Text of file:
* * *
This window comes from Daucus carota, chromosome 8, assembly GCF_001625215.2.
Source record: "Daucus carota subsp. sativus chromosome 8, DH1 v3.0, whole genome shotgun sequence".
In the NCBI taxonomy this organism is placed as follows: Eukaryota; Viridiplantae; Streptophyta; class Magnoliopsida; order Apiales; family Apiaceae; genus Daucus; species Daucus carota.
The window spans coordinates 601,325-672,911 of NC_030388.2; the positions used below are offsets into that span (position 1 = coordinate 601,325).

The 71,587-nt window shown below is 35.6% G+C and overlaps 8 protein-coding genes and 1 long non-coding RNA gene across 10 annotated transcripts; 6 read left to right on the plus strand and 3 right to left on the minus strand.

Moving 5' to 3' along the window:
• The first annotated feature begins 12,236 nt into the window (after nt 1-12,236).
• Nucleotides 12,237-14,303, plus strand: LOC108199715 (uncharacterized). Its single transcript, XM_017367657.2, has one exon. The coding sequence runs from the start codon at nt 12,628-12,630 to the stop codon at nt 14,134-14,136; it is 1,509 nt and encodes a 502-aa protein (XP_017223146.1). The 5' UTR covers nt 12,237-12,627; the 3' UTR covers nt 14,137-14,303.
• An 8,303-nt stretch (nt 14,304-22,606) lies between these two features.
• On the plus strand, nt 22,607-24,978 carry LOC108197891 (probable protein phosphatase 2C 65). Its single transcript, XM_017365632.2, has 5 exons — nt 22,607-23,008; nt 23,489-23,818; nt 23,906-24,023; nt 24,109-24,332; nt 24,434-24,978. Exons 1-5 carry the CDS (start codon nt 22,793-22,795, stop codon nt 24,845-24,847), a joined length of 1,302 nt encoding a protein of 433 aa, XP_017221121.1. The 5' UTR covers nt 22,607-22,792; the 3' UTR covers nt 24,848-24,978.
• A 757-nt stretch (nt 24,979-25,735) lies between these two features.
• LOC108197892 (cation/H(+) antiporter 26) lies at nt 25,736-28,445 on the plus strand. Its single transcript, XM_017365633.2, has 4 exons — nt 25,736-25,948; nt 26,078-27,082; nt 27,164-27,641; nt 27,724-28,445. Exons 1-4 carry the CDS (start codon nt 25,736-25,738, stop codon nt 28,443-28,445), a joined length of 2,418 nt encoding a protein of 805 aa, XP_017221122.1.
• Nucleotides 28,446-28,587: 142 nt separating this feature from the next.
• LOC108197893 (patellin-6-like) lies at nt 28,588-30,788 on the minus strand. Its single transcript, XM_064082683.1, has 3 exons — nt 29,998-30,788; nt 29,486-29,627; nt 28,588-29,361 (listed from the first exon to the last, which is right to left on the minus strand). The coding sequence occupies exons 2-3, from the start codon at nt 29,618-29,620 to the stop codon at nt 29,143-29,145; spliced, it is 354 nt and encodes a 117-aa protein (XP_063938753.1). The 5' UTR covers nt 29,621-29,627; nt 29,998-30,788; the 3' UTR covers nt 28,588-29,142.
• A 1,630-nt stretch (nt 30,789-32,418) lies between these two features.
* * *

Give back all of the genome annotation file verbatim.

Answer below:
This window comes from Daucus carota, chromosome 8, assembly GCF_001625215.2.
Source record: "Daucus carota subsp. sativus chromosome 8, DH1 v3.0, whole genome shotgun sequence".
In the NCBI taxonomy this organism is placed as follows: Eukaryota; Viridiplantae; Streptophyta; class Magnoliopsida; order Apiales; family Apiaceae; genus Daucus; species Daucus carota.
The window spans coordinates 601,325-672,911 of NC_030388.2; the positions used below are offsets into that span (position 1 = coordinate 601,325).

The 71,587-nt window shown below is 35.6% G+C and overlaps 8 protein-coding genes and 1 long non-coding RNA gene across 10 annotated transcripts; 6 read left to right on the plus strand and 3 right to left on the minus strand.

Moving 5' to 3' along the window:
• The first annotated feature begins 12,236 nt into the window (after nt 1-12,236).
• Nucleotides 12,237-14,303, plus strand: LOC108199715 (uncharacterized). Its single transcript, XM_017367657.2, has one exon. The coding sequence runs from the start codon at nt 12,628-12,630 to the stop codon at nt 14,134-14,136; it is 1,509 nt and encodes a 502-aa protein (XP_017223146.1). The 5' UTR covers nt 12,237-12,627; the 3' UTR covers nt 14,137-14,303.
• An 8,303-nt stretch (nt 14,304-22,606) lies between these two features.
• On the plus strand, nt 22,607-24,978 carry LOC108197891 (probable protein phosphatase 2C 65). Its single transcript, XM_017365632.2, has 5 exons — nt 22,607-23,008; nt 23,489-23,818; nt 23,906-24,023; nt 24,109-24,332; nt 24,434-24,978. Exons 1-5 carry the CDS (start codon nt 22,793-22,795, stop codon nt 24,845-24,847), a joined length of 1,302 nt encoding a protein of 433 aa, XP_017221121.1. The 5' UTR covers nt 22,607-22,792; the 3' UTR covers nt 24,848-24,978.
• A 757-nt stretch (nt 24,979-25,735) lies between these two features.
• LOC108197892 (cation/H(+) antiporter 26) lies at nt 25,736-28,445 on the plus strand. Its single transcript, XM_017365633.2, has 4 exons — nt 25,736-25,948; nt 26,078-27,082; nt 27,164-27,641; nt 27,724-28,445. Exons 1-4 carry the CDS (start codon nt 25,736-25,738, stop codon nt 28,443-28,445), a joined length of 2,418 nt encoding a protein of 805 aa, XP_017221122.1.
• Nucleotides 28,446-28,587: 142 nt separating this feature from the next.
• LOC108197893 (patellin-6-like) lies at nt 28,588-30,788 on the minus strand. Its single transcript, XM_064082683.1, has 3 exons — nt 29,998-30,788; nt 29,486-29,627; nt 28,588-29,361 (listed from the first exon to the last, which is right to left on the minus strand). The coding sequence occupies exons 2-3, from the start codon at nt 29,618-29,620 to the stop codon at nt 29,143-29,145; spliced, it is 354 nt and encodes a 117-aa protein (XP_063938753.1). The 5' UTR covers nt 29,621-29,627; nt 29,998-30,788; the 3' UTR covers nt 28,588-29,142.
• A 1,630-nt stretch (nt 30,789-32,418) lies between these two features.